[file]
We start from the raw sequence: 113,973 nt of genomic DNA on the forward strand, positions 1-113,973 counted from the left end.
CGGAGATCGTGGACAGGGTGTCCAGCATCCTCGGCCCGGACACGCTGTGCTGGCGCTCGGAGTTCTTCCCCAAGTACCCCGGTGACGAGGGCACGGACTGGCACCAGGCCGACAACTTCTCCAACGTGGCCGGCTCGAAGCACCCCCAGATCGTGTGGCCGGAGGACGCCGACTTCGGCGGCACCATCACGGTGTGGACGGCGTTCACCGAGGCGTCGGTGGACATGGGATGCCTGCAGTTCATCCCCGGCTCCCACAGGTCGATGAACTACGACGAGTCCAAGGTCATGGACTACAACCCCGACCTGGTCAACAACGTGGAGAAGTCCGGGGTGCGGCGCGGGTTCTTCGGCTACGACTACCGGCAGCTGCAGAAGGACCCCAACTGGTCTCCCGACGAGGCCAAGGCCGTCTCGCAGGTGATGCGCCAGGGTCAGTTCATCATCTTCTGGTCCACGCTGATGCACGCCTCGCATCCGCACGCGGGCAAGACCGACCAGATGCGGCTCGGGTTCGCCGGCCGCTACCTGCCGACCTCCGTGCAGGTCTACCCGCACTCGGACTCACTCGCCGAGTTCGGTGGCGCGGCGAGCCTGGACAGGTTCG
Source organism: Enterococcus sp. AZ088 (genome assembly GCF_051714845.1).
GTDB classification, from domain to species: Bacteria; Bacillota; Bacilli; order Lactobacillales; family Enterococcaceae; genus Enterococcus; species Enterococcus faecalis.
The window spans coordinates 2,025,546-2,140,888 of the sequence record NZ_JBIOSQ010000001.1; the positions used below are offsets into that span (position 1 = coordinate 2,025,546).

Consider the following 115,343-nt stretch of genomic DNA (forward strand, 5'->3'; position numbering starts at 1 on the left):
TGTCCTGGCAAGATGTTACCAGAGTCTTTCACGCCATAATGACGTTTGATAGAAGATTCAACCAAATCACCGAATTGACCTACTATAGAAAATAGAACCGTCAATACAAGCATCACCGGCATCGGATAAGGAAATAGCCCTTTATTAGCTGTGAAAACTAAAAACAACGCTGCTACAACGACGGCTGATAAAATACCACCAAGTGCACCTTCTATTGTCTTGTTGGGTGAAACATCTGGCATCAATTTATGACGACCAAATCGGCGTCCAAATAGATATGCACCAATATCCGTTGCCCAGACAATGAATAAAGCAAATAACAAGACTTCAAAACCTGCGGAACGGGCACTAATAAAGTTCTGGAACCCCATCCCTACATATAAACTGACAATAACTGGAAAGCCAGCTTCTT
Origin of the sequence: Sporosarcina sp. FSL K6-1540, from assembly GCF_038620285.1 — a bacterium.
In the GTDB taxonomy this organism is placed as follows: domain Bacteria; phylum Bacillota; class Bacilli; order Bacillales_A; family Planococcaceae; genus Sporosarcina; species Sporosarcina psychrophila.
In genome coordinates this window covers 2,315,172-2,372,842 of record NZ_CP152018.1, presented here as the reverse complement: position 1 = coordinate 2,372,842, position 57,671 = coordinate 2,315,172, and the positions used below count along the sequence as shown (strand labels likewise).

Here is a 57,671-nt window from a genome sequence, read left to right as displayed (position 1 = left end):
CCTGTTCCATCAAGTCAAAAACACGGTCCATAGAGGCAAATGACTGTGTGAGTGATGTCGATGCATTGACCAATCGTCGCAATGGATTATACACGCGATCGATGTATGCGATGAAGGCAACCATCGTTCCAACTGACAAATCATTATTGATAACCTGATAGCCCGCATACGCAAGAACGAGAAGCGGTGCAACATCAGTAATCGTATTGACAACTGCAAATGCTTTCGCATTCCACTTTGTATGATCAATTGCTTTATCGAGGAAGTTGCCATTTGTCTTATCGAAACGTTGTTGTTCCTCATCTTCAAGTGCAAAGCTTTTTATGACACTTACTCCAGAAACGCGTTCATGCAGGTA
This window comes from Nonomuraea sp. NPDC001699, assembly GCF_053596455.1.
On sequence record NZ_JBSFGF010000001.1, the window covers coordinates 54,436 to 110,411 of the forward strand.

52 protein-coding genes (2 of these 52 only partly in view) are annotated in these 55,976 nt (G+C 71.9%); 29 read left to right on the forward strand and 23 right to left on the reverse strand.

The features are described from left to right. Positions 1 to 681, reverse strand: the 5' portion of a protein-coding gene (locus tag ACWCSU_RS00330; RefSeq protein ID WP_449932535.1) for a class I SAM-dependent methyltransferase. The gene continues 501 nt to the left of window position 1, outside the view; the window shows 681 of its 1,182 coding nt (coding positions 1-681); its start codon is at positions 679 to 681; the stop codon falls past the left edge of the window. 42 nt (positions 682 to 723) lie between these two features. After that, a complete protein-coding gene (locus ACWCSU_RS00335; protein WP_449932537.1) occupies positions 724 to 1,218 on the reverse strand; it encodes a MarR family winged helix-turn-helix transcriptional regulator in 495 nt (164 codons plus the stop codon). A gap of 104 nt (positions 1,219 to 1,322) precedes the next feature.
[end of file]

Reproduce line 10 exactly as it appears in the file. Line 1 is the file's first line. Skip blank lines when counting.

In genome coordinates this window covers 2,315,172-2,372,842 of record NZ_CP152018.1, presented here as the reverse complement: position 1 = coordinate 2,372,842, position 57,671 = coordinate 2,315,172, and the positions used below count along the sequence as shown (strand labels likewise).